Across the NED area, there has been a range of activities by the sub groups, with workshops, information sessions, displays, field days, working bees and competitions. I commend all sub groups on their specific activities, as they demonstrate the diversity of our Landcare community, and the diverse landscape. These actions reflect the true meaning of the Landcare logo, ‘caring for our country’. I am reluctant to name specific examples as there have been so many good local projects, and I may overlook worthy projects within the sub groups.



Since our last AGM, the transitioning of staff, projects and administration from Condamine Alliance, Qld Murray Darling Committee and South West NRM to Southern Queensland Landscapes has been successfully completed. A spin off from wind up of the previous Regional bodies has been the distribution of some funds to Landcare groups along with some handouts, small equipment and furniture.

We have ongoing involvement with Condamine Catchment Management Association (CCMA), Qld Water and Land Carers (QWaLC), Toowoomba Regional Council Bio Security Advisory Committee (TRC), industry and other organisations.

The Darling Downs Regional Landcare (DDRL) forum of which NED is a member, has rarely met during the last 12 months. 


Compliance and risk management:

On a recommendation from Queensland Water and Landcarers, the Committee undertook a self-evaluation/review (health check) of our processes and procedures, eg risk management from administrative and governance perspective, and on ground activity, including Health and Safety. We firmly believe that we have addressed any deficiencies.

Though it was a challenging exercise, Glenys has successfully updated the NED Business Plan.

Glenys and Davida have also ensured compliance with all associated recording, accounting, project reporting and acquittals as required, including the Australian Charities and Not for Commission (ACNC) with the Public fund.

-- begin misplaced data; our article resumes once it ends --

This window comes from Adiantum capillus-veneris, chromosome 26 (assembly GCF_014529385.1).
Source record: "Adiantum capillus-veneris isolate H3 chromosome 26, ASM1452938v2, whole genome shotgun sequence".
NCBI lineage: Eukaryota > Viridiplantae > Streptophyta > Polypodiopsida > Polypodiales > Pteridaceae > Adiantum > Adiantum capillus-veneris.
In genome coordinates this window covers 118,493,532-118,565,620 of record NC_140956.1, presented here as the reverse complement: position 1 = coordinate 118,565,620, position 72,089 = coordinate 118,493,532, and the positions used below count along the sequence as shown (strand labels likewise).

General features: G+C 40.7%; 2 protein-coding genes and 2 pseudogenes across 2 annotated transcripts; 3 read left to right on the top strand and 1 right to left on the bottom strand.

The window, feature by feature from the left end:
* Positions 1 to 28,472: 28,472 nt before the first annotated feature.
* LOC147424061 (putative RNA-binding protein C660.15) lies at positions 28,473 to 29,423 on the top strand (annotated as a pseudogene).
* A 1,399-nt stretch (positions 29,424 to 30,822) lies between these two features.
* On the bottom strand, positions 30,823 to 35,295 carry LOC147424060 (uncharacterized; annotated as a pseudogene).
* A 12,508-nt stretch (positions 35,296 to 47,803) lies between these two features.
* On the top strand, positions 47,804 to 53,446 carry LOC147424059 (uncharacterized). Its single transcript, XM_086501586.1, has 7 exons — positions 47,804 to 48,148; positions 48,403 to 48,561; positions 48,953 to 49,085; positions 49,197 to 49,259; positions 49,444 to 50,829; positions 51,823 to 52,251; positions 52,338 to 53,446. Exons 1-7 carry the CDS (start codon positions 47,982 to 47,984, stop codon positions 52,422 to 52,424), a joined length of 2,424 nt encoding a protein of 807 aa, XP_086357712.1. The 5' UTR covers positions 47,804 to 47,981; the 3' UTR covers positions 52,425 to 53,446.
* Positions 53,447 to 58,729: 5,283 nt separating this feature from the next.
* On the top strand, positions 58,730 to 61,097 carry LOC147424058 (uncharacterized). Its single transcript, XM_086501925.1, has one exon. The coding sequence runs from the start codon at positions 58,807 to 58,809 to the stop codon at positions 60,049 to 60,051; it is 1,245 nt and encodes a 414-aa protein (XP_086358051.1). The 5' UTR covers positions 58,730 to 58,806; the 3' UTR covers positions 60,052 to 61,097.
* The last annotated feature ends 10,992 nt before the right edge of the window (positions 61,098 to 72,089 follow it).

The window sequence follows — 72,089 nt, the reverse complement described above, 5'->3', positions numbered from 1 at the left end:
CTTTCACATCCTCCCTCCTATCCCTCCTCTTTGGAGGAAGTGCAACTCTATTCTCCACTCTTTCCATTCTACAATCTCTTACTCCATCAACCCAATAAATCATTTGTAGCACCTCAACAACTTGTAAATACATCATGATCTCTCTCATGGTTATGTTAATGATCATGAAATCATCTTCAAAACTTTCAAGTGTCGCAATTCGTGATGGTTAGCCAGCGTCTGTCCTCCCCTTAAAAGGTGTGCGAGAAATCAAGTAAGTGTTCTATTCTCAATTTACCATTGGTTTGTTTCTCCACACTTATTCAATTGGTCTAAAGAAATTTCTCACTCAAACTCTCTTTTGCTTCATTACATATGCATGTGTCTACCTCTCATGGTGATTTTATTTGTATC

The other change has been adoption of the Single touch payroll system.


Current discussion points:

  • We have not made any recommendations to change and / or update the constitution and strategic plan.
  • ‘Social licence’ is a term that now regularly pops up in farming circles. Challenge or opportunity?
  • NED has a website which is maintained at a cost. It does have a great volume of practical and valued information through books and publications. The feedback from our contractor, Vonnie Bridson, is that it is accessed by many people each month. One possible lower cost option is social media. Will this suffice? 
  • Generally, we have minimal copies remaining of the NED books eg Tree Identification, Birds of the Darling Downs, Lippia Management, and Carbon Farming etc.
  • There are so many good sources of information on the broader web, including the SQL, TRC Pest Management Newsletter, Weed Spotter Network, Birdlife Australia, the Threatened Species site, and others etc.
  • As we have highlighted in the past, succession planning is an ongoing issue.




Once again, I acknowledge the unconditional and dedicated approach by Glenys to her Secretarial duties & project identification and co-ordination roles. Linking our needs for new projects to the Government priorities is not an easy task.

Our treasurer Davida Schemioneck has continued to provide good feedback and governance with the management of the finances. Well done Davida. 

Furthermore, I sincerely thank Ashley, David, Desley, Lindsay and Cheryl for your commitment and honest approach to the Management Committee. It is a role that requires a diligent approach at all times.

I thank the Sub Groups and every one of you for your fellowship, support and ongoing commitment to Landcare. We have achieved much in the 30 years of Landcare, so let us keep it happening for our future generations.


May the year ahead be kinder to you.


Thank you,


Graham Cooke,

NED Landcare Group Inc.



North East Downs Landcare Public Fund

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Farm Agronomy

Queensland Water and Landcarers

Condamine Catchment Management association

Landcare Australia